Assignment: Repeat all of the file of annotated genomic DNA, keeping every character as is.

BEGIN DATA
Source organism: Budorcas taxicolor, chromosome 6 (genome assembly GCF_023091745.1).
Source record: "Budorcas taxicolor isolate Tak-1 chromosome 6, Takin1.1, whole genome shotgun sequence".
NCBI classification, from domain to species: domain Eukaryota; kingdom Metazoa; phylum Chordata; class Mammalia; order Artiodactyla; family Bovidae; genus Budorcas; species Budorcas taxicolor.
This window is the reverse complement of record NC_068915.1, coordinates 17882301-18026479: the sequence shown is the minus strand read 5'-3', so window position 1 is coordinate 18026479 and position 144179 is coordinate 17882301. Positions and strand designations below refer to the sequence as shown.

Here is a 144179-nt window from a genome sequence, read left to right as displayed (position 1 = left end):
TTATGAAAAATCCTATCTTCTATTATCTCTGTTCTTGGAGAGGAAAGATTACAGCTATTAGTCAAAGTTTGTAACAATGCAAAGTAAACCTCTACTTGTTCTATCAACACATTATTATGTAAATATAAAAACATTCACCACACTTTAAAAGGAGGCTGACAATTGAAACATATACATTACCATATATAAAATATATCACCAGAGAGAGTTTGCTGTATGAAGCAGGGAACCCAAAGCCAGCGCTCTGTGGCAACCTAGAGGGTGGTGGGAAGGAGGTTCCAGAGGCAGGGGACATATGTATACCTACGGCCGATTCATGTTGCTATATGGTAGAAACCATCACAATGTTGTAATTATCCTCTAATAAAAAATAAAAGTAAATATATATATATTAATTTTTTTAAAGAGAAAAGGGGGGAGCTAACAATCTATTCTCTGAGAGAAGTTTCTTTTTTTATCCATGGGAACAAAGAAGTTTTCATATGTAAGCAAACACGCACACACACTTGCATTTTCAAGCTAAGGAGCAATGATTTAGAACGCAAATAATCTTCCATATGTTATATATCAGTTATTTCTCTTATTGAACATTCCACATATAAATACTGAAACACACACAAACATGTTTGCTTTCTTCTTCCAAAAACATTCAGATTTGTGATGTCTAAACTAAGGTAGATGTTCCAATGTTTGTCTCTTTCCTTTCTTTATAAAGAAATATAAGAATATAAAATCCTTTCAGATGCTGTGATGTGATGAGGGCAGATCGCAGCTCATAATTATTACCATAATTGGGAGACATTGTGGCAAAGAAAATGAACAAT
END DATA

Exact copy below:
Source organism: Budorcas taxicolor, chromosome 6 (genome assembly GCF_023091745.1).
Source record: "Budorcas taxicolor isolate Tak-1 chromosome 6, Takin1.1, whole genome shotgun sequence".
NCBI classification, from domain to species: domain Eukaryota; kingdom Metazoa; phylum Chordata; class Mammalia; order Artiodactyla; family Bovidae; genus Budorcas; species Budorcas taxicolor.
This window is the reverse complement of record NC_068915.1, coordinates 17882301-18026479: the sequence shown is the minus strand read 5'-3', so window position 1 is coordinate 18026479 and position 144179 is coordinate 17882301. Positions and strand designations below refer to the sequence as shown.

Here is a 144179-nt window from a genome sequence, read left to right as displayed (position 1 = left end):
TTATGAAAAATCCTATCTTCTATTATCTCTGTTCTTGGAGAGGAAAGATTACAGCTATTAGTCAAAGTTTGTAACAATGCAAAGTAAACCTCTACTTGTTCTATCAACACATTATTATGTAAATATAAAAACATTCACCACACTTTAAAAGGAGGCTGACAATTGAAACATATACATTACCATATATAAAATATATCACCAGAGAGAGTTTGCTGTATGAAGCAGGGAACCCAAAGCCAGCGCTCTGTGGCAACCTAGAGGGTGGTGGGAAGGAGGTTCCAGAGGCAGGGGACATATGTATACCTACGGCCGATTCATGTTGCTATATGGTAGAAACCATCACAATGTTGTAATTATCCTCTAATAAAAAATAAAAGTAAATATATATATATTAATTTTTTTAAAGAGAAAAGGGGGGAGCTAACAATCTATTCTCTGAGAGAAGTTTCTTTTTTTATCCATGGGAACAAAGAAGTTTTCATATGTAAGCAAACACGCACACACACTTGCATTTTCAAGCTAAGGAGCAATGATTTAGAACGCAAATAATCTTCCATATGTTATATATCAGTTATTTCTCTTATTGAACATTCCACATATAAATACTGAAACACACACAAACATGTTTGCTTTCTTCTTCCAAAAACATTCAGATTTGTGATGTCTAAACTAAGGTAGATGTTCCAATGTTTGTCTCTTTCCTTTCTTTATAAAGAAATATAAGAATATAAAATCCTTTCAGATGCTGTGATGTGATGAGGGCAGATCGCAGCTCATAATTATTACCATAATTGGGAGACATTGTGGCAAAGAAAATGAACAAT